Hypokalemia, hypocalcemia, and leukocytosis are often present in acute disease.
Elevated liver enzymes, bilirubin, and LDH may be present, especially if biliary disease is the etiology of pancreatitis. Liver enzymes may also be elevated due to compression of the common bile duct by an edematous pancreatic head.
Hypertriglyceridemia (>1000) may be the cause of pancreatitis in a small number of cases.
Patients are often hypoxemic, especially in severe disease.
Abdominal films, CT scan, and ultrasound evaluate for gallstone-related blockages, pancreatic necrosis or edema, and abscess or pseudocyst formation, and rule out nonpancreatic etiologies of abdominal pain.
Endoscopic retrograde cholangiopancreatography (ERCP) reveals the structure of the common bile duct and pancreatic duct and can be used to repair strictures and remove gallstones. However, many specialists are now using magnetic resonance cholangiopancreatography (MRCP) or endoscopic ultrasound more commonly than ERCP.
Supportive care is the mainstay of treatment. This includes aggressive IV fluid administration to maintain blood pressure; bowel rest (no oral intake, insert nasogastric tube if patient is vomiting); IV medications for pain control; antiemetics to relieve nausea or vomiting; insulin administration for glucose intolerance; and monitoring and correcting electrolyte abnormalities, especially calcium. In advanced cases, admission to an intensive care unit (ICU) may be indicated.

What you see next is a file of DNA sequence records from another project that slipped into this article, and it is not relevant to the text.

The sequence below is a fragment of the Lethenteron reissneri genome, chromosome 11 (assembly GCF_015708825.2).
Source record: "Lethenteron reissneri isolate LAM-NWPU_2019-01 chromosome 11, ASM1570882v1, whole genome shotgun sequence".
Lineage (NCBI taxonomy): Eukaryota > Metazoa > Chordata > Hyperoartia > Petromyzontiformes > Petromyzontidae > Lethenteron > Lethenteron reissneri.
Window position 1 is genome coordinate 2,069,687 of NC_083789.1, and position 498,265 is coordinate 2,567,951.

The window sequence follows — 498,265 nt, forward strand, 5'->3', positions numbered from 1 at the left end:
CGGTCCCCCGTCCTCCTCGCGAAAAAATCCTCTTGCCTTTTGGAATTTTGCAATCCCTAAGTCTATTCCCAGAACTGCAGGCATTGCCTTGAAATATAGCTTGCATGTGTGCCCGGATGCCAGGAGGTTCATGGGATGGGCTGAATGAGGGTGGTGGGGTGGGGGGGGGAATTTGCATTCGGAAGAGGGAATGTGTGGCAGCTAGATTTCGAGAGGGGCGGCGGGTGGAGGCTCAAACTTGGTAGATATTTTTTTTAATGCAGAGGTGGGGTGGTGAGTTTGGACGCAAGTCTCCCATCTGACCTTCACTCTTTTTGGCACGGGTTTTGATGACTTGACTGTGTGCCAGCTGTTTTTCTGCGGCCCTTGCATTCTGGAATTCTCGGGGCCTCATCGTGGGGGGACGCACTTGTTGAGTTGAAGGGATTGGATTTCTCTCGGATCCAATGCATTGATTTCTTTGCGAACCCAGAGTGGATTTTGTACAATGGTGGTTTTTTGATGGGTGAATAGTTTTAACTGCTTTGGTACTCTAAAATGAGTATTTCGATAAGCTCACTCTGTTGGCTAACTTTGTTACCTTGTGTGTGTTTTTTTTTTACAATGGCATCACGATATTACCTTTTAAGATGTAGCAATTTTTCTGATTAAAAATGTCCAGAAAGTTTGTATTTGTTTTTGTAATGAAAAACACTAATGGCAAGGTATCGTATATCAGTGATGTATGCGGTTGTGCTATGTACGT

Addressing the underlying etiology is another treatment priority. For example, the patient should avoid alcohol and fatty foods. Cholecystectomy for gallstone pancreatitis should be delayed until the acute event resolves. Endoscopic or surgical intervention may be necessary in select cases.
Alcohol use, smoking, body weight, diet, genetic factors, and medications all affect the risk of developing pancreatitis. Diet may also have an important role after diagnosis. Dietary recommendations differ, depending on whether the condition is acute or chronic.
Maintain a healthy body weight. Obesity appears to be a risk factor for the development of pancreatitis1 and for an increased severity when it occurs.2 Gallstones are a risk factor for acute pancreatitis, one that occurs more frequently in obese persons. Diets low in fat and high in fiber are helpful for gallstone prevention and for obesity prevention and management (See chapters on gallstones and obesity).
Control triglyceride levels. To reduce triglycerides, a fat-restricted diet is advised3 (See Hyperlipidemia chapter). The only exception may be the therapeutic use of high doses of omega-3 fatty acids, which may reduce triglycerides by 30% to 50%.4 Foods with a high glycemic index, particularly sucrose (table sugar) and high fructose corn syrup, also tend to raise triglycerides.5,6 Patients with triglyceridemia-related pancreatitis may be well-advised to choose carbohydrates that do not raise triglyceride levels; ie, ones that are fiber-rich and have a low glycemic index.7